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Albany Reform

Help Wanted: Legislators Needed to Fix Broken Capital

11:31 AM EDT on April 14, 2008

Can't wait for someone to challenge Shelly Silver, Deborah Glick, Hakeem Jeffries, Joan Millman and other members of the Albany crew that didn't allow congestion pricing to even come up for a vote? Neither can the New York Times.

In a scathing editorial published on Saturday, the Times issued a call for change in the state capital, appealing for more Paul Newells to step forward and run against incumbent pols.

Any New Yorker who is not furious at the mention of their statecapital, Albany, has not been paying attention. There are the sexscandals that forced one governor out of office and prompted hisreplacement to confess more details of his own indiscretions thananyone wanted to hear. The state comptroller quit last year afterpleading guilty to misusing public assets. This week an Assembly memberwas convicted of corruption and faces up to a decade in jail. Angry yet?

The place needs a thorough cleaning -- a giant broom to sweep out therascals, starting with the State Legislature. We are not in favor ofterm limits, but the idea gains currency when most people who getelected in New York State keep their seats until they retire, die or goto jail.

The ballot box is still the best form of term limits.So, here is how to change Albany: find and support somebody daring andthick-skinned enough to run against the local legislator.

We arenot saying it will be easy. The system is rigged against challengers.It takes money, mostly for lawyers to fight lawyers whose job it is tokeep other candidates off ballots. It takes time, energy and patienceto fight a system so patently anti-democratic.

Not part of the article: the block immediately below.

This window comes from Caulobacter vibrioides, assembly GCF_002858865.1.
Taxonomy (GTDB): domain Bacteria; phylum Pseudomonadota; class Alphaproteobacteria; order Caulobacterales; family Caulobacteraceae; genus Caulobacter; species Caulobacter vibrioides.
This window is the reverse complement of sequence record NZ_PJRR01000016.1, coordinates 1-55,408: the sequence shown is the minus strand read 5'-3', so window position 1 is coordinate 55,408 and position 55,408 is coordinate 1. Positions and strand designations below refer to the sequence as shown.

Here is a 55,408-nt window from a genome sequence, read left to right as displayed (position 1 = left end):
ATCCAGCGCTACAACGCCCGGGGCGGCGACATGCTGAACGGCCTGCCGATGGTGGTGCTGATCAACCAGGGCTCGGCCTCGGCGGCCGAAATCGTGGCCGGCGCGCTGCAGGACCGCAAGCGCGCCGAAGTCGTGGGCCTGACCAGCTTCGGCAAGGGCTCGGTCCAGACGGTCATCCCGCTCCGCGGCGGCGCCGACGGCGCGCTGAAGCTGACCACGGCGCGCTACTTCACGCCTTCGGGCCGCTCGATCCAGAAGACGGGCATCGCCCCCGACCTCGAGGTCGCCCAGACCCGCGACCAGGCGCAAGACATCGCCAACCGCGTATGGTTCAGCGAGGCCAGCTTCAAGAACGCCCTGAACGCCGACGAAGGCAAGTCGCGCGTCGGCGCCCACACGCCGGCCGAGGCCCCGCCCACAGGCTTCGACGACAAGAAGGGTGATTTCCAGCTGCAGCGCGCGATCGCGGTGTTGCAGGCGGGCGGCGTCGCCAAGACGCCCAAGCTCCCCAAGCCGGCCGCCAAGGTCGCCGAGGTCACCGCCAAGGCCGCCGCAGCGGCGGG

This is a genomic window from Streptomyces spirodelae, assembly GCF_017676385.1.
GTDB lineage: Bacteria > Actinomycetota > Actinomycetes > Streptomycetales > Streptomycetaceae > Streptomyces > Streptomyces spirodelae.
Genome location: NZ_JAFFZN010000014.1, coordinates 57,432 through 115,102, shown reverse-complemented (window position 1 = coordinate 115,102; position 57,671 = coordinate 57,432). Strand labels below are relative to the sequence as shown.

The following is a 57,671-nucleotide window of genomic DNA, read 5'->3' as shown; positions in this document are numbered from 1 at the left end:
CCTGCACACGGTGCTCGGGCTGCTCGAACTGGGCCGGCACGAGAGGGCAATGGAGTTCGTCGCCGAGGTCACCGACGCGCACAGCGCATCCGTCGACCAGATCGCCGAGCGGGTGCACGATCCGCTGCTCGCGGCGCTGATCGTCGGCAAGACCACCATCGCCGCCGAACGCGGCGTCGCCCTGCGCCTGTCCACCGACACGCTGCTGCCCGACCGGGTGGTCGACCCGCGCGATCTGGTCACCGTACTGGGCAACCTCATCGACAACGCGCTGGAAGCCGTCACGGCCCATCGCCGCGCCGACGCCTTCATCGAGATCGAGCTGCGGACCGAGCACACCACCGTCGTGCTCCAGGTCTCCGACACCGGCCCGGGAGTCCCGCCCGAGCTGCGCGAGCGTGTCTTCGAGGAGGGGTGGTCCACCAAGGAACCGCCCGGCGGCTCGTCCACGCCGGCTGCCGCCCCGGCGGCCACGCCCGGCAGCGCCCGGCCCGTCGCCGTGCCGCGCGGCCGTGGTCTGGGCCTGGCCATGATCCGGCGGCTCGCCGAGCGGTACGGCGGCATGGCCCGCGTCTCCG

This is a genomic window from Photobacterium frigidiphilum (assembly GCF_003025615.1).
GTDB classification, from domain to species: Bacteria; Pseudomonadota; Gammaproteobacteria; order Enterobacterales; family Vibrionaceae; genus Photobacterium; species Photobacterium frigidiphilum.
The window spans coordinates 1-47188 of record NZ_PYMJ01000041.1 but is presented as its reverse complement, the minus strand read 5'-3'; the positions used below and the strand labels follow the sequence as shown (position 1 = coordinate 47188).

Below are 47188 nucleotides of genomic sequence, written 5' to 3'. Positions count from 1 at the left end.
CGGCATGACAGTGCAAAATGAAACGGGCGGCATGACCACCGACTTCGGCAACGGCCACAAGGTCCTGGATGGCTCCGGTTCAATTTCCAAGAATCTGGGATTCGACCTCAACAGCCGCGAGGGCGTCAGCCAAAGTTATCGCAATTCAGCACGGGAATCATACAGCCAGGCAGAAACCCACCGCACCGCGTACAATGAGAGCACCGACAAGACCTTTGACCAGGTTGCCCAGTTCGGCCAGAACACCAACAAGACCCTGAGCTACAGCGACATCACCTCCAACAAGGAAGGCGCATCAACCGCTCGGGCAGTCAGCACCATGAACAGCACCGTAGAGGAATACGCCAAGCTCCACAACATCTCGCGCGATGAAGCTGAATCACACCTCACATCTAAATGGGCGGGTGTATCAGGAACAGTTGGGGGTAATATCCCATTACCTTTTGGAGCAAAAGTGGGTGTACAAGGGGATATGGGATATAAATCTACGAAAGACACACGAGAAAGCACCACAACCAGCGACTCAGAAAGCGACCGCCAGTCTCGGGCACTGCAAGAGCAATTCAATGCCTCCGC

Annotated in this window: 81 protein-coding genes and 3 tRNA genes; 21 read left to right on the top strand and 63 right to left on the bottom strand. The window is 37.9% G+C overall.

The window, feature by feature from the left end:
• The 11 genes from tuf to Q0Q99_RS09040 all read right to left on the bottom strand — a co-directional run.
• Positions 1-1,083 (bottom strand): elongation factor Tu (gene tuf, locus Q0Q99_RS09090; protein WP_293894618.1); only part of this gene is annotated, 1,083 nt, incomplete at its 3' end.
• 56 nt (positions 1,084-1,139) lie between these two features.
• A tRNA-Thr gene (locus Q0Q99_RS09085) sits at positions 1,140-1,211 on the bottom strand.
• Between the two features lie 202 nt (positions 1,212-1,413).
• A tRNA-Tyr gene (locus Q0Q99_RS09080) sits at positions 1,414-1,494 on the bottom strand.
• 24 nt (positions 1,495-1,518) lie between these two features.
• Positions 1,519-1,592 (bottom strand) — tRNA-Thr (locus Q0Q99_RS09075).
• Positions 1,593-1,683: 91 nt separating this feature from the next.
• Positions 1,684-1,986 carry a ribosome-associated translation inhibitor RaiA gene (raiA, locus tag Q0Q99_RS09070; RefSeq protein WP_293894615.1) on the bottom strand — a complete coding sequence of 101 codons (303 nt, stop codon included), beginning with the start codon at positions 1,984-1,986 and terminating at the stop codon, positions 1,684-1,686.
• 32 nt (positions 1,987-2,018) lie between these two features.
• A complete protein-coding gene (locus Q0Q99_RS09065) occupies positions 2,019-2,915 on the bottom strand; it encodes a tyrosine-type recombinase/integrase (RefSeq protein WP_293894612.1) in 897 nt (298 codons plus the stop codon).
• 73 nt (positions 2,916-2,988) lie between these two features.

One example: thepetitions to get on the ballot this year are probably due in earlyJune, but the New York State Board of Elections has not yet posted theofficial schedule. For the record, state leaders appoint the members ofthat board.

Still, it is possible to run. And right now is thetime to find challengers, especially for members of the Assembly.Albany’s stagnation is at its worst there. The cowardly failure ofDemocrats -- especially Speaker Sheldon Silver -- to allow a vote on NewYork City’s congestion-pricing plan was the latest example of why achange, in both parties' delegations, is essential.

At leastthe competition is intense on the State Senate side where Democrats arechallenging the Republicans’ slim majority. Switching to a Democraticmajority would at least demote Senate Leader Joseph Bruno, who is underfederal investigation and a grand master of Albany’s business as usual.But the Assembly has 150 mostly unchallenged seats, and since this istechnically a democracy, each race deserves more than one candidate.

InManhattan, where the Democratic primary is the election, it is time tochallenge even the most established members of the Legislature -- likeAssemblyman Richard Gottfried on the West Side or Assemblywoman DeborahGlick. And it is far past time for a serious reformer to challenge Mr.Silver in his Chinatown base.

New York, of course, needs morethan a few new faces. The state goes begging for challengers who aregenuinely committed to changing Albany’s corrupt ways. Candidates needto promise a real reform of the scandalous campaign finance system,including public financing. And they should pledge their support for anonpartisan commission to draw legislative districts.

NewYorkers deserve to be mad as hell about Albany, and their best revengeis at the ballot box. All they need now is to find decent candidates.

Streetsbloggers -- know any "decent candidates" you'd like to see take a run at an incumbent next fall?

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